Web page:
Father John Johnson was also affected by this apostasy and was dropped from the high council and excommunicated. (See History of the Church, 2:510 and The Historical Record, Andrew Jenson, ed, and pub., vol. 5, Salt Lake City, 1889, p. 32.)
It is both sad and inspiring to follow the lives of Lyman and Luke Johnson and of Orson and Marinda Johnson Hyde and to see the effect that apostasy and, in turn, personal righteousness had on their lives.
Upon being ordained the first apostle in this dispensation, Lyman received a powerful blessing. He was told that his faith would be like Enoch’s and that he would “be called great among all the living and Satan shall tremble before him.” (History of the Church, 2:188) Yet in only three years his obedience and his faith had failed, and Satan, rather than trembling before him, had conquered him.
After apostatizing, Lyman remained friendly to his former associates, making occasional visits to Nauvoo. On one such visit he related his present feelings, as reported by Brigham Young:
“If I could believe ‘Mormonism’ as I did when I traveled with you and preached, if I possessed the world I would give it. I would give anything, I would suffer my right hand to be cut off, if I could believe it again. Then I was full of joy and gladness. My dreams were pleasant. When I awoke in the morning my spirit was cheerful. I was happy by day and by night, full of peace and joy and thanksgiving. But now it is darkness, pain, sorrow, misery in the extreme. I have never since seen a happy moment.” (Journal of Discourses, 19:41)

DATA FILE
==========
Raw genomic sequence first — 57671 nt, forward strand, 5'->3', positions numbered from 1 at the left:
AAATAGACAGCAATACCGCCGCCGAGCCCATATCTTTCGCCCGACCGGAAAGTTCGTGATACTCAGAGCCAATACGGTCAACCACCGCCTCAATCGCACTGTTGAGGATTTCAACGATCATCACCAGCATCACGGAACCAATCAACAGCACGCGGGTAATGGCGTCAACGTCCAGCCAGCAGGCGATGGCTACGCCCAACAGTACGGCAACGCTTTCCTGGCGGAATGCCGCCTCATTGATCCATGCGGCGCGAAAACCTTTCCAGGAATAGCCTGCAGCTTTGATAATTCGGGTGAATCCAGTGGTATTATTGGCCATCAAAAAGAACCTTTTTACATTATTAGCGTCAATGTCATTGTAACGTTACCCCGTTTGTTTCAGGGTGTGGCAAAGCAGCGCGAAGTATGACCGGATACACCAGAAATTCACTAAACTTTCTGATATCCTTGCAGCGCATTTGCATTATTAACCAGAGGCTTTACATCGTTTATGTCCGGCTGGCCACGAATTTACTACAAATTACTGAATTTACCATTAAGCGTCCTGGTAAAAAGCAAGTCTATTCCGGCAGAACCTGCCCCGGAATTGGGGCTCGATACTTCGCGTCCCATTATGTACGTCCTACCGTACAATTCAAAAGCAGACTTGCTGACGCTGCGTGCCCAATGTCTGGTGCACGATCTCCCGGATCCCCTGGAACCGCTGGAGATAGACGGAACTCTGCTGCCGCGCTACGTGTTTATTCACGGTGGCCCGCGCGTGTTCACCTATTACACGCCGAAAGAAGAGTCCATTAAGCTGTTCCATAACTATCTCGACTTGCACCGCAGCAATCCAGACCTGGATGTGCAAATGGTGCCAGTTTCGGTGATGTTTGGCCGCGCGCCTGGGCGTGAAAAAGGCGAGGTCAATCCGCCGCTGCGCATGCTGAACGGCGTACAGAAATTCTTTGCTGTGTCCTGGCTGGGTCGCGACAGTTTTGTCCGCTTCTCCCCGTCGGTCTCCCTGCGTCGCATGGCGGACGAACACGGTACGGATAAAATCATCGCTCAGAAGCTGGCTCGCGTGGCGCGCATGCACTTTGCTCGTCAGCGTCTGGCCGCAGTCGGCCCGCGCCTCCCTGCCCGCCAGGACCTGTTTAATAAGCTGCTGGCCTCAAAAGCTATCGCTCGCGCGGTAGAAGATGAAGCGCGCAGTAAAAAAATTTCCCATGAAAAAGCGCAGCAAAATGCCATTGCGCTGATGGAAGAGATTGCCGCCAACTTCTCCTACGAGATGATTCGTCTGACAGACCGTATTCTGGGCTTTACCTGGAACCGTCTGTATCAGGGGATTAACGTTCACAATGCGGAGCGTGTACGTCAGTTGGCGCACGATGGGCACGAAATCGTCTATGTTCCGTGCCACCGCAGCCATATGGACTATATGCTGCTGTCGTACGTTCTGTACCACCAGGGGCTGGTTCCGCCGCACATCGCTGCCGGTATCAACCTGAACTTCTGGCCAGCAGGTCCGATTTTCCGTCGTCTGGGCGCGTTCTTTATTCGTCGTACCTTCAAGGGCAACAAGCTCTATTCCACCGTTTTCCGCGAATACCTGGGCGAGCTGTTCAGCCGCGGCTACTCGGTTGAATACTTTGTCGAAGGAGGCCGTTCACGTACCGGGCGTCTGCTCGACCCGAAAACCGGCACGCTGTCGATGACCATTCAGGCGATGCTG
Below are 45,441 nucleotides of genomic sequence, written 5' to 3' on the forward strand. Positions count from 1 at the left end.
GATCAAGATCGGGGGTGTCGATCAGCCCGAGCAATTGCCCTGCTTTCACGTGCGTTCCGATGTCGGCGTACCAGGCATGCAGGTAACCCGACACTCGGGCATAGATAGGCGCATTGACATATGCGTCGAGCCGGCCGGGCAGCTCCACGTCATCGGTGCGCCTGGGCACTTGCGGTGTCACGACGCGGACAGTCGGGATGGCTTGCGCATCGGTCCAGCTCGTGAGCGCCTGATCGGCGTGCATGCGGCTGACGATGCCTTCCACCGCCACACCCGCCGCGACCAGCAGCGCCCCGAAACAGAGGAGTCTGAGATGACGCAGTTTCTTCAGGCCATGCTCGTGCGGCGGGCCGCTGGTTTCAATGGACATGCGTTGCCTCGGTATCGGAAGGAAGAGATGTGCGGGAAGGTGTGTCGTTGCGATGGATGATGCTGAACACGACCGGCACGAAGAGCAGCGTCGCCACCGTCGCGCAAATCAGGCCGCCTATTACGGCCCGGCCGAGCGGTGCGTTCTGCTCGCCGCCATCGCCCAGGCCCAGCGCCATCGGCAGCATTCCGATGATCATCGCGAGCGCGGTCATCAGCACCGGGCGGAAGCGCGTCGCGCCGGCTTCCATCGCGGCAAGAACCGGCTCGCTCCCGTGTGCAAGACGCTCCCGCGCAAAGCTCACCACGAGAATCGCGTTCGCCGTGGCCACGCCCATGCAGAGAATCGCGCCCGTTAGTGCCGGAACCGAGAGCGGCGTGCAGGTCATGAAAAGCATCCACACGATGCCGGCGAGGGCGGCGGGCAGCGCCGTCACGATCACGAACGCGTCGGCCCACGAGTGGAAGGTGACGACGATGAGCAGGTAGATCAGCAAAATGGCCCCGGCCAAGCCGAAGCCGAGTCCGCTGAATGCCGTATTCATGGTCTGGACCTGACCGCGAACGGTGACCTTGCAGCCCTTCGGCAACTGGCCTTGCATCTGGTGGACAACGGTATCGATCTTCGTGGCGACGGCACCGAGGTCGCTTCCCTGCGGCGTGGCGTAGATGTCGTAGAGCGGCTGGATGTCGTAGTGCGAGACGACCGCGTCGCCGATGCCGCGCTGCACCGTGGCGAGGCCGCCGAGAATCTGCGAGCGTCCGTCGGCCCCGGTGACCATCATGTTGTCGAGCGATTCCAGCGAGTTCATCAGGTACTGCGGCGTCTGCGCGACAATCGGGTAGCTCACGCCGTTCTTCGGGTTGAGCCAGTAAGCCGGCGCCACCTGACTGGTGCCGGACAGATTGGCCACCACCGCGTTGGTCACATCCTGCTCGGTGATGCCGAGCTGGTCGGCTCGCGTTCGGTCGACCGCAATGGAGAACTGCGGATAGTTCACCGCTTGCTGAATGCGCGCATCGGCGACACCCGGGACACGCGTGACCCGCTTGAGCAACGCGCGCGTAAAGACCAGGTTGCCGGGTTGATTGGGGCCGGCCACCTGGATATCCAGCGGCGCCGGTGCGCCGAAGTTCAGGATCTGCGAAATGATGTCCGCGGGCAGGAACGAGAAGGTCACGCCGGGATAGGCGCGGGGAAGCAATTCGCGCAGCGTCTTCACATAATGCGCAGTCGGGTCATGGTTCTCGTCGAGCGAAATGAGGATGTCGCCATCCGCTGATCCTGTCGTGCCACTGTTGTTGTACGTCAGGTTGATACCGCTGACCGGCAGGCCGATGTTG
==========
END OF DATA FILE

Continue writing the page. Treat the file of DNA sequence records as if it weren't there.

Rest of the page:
It is little wonder his death was tragic. According to Wilford Woodruff, “he did not go and hang himself [like Judas], but he did go and drown himself, and the river went over his body while his spirit was cast into the pit, where he ceased to have the power to curse either God or His Prophet in time or in eternity.” (Millennial Star, 57:340 see also Andrew Jenson, Latter-Day Saint Biographical Encyclopedia, Vol. 1, Salt Lake City: The Andrew Jenson History Co., 1901, p. 92.)
As Lyman’s brother Luke was ordained and set apart as a member of the Twelve, he was promised that if he were cast into prison he would be a comfort to the hearts of his comrades. (See History of the Church, 2:190.) In three years, however, he was an apostate. But his blessing still came about: he was a comfort to the hearts of his comrades in prison, but as a constable instead of as a fellow prisoner. Remaining friendly to the Church, he assisted the Prophet to legally escape from those who were pressing him with lawsuits. (See “History of Luke Johnson by Himself,” Church Archives, p. 6.)
Luke was also able to help Joseph Smith, Sr., to escape imprisonment on charges “instigated through malice.” Luke took Father Smith to court for trial, but since the court was not ready to convene, he took him into an adjoining room to wait. While in the room, Luke removed a nail which secured the window, and then left, locking the door behind him. Back in the courtroom, he started telling funny stories so laughter would cover Father Smith’s escape. When the prisoner was called by the court, Luke entered the room where Father Smith had been kept, replaced the nail in the window, and came out reporting the escape of the prisoner. Members of the court rushed in. Upon finding the window fastened, they declared it another Mormon miracle.